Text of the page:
Consider a simplified example. There is a particularly accident-prone intersection that leads to injuries and damages worth one million dollars a year. The private insurer covers the risk, and if that risk is spread across a million drivers, each driver pays $1 for this risky intersection through higher premia. Revenues match costs. The public insurer, however, has a different calculation. Fixing this intersection and spending an amortized $100,000 per year reduces the crash rate and costs drop to $400,000 per year, an assumed 60% reduction in risk. Total costs have thus dropped to $500,000 per year, and the public insurer can pass on the savings as a 50-cent reduction in premia to its customers. The difference between the private and public insurer is that the public insurer can also act on its mandate to improve road safety, based on benefit-cost calculations for each risk factor and location. Economic theory tells us that the insurer should fund any road safety initiative that has a positive net social benefit (i.e., present-discounted benefits exceed present-discounted costs). The insurer's additional role as road safety agent allows it to influence and reduce the risk. Society is better off as a result. To fully enable the potential of a public insurer, it is thus important to enable the public insurer with a strong road safety mandate and equip it with the tools to fulfill this mandate. This in turn requires rigorous cost-benefit analysis to target the most useful road safety interventions and reward the most effective vehicle safety features.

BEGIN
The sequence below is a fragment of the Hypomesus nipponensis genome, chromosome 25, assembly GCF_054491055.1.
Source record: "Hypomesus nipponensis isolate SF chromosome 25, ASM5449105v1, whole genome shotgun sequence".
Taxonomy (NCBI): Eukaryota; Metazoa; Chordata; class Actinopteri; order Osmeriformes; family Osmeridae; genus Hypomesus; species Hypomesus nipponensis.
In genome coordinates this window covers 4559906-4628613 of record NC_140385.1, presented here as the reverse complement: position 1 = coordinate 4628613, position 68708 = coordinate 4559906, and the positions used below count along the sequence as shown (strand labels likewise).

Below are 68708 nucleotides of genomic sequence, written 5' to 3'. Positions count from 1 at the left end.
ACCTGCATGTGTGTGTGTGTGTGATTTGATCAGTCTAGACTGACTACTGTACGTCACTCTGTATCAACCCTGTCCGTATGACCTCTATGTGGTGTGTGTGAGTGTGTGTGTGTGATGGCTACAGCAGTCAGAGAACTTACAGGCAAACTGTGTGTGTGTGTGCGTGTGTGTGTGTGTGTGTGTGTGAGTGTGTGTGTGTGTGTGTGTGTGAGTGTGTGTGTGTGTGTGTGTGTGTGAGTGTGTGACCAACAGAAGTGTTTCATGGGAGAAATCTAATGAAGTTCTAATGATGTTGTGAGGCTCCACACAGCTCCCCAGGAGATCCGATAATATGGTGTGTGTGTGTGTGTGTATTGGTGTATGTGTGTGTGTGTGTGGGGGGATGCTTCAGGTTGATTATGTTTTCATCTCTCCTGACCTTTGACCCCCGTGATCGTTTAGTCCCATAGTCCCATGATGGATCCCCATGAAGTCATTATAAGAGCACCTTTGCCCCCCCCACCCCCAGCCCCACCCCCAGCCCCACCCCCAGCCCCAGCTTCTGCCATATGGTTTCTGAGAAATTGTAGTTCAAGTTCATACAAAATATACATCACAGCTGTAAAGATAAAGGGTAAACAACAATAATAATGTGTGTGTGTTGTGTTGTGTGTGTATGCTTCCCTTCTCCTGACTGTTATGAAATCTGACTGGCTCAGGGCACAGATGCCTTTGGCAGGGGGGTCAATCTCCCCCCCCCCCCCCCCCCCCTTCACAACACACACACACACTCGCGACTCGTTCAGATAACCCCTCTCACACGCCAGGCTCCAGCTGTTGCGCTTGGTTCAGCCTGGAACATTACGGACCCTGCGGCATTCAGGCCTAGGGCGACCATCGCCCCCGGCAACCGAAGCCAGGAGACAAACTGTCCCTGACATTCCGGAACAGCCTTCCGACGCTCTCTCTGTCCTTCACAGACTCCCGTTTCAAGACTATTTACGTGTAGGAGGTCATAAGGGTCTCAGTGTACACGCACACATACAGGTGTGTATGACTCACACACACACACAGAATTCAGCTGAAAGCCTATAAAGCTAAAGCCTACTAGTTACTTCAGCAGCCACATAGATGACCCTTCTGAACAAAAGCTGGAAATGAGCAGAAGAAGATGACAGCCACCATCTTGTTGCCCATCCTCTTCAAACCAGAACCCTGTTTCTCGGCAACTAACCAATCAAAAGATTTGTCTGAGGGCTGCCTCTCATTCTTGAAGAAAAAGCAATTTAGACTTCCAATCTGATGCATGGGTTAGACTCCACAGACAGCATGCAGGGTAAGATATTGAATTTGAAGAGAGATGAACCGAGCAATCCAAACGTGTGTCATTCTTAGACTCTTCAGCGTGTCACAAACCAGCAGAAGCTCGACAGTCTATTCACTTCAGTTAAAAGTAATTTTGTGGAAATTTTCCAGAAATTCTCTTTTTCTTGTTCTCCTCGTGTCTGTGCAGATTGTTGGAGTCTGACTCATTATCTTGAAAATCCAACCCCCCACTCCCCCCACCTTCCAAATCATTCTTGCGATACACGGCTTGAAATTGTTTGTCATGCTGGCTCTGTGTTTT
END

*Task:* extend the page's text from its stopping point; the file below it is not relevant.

Private insurers also have a pernicious tendency to sort customers based on exclusion—in some jurisdictions they are permitted to turn down applicants. Insurers try to avoid adverse selection by motorists, who of course know more about their own driving skills and risk potential than the insurer. Thus private insurers try to observe consumer attributes to predict risk, and the more data they can use the better they can discriminate. In some jurisdictions, some attributes such as gender and age are legally excluded from being used. However, risks are segmented based on factors predictive of the probability of an accident. As these are predictive factors only, the unlucky applicant who is a safe driver but has the wrong characteristics may find it difficult to obtain affordable insurance. Even where governments mandate a take-all-comers (TAC) requirement for private insurers, exclusion happens effectively through stratification of premia. In some cases, an insurer-of-last-resort offers coverage for the residual market. By contrast, public insurers have a mandate to take all customers right from the start, arguably providing greater fairness with respect to accessing insurance. The risk pool is the entire population. Through exclusion, private insurers who are armed with better information than their competitors can create more profitable risk pools. Of course, some drivers are better off with private insurance, but at the cost of less fairness with respect to accessing automobile insurance affordably.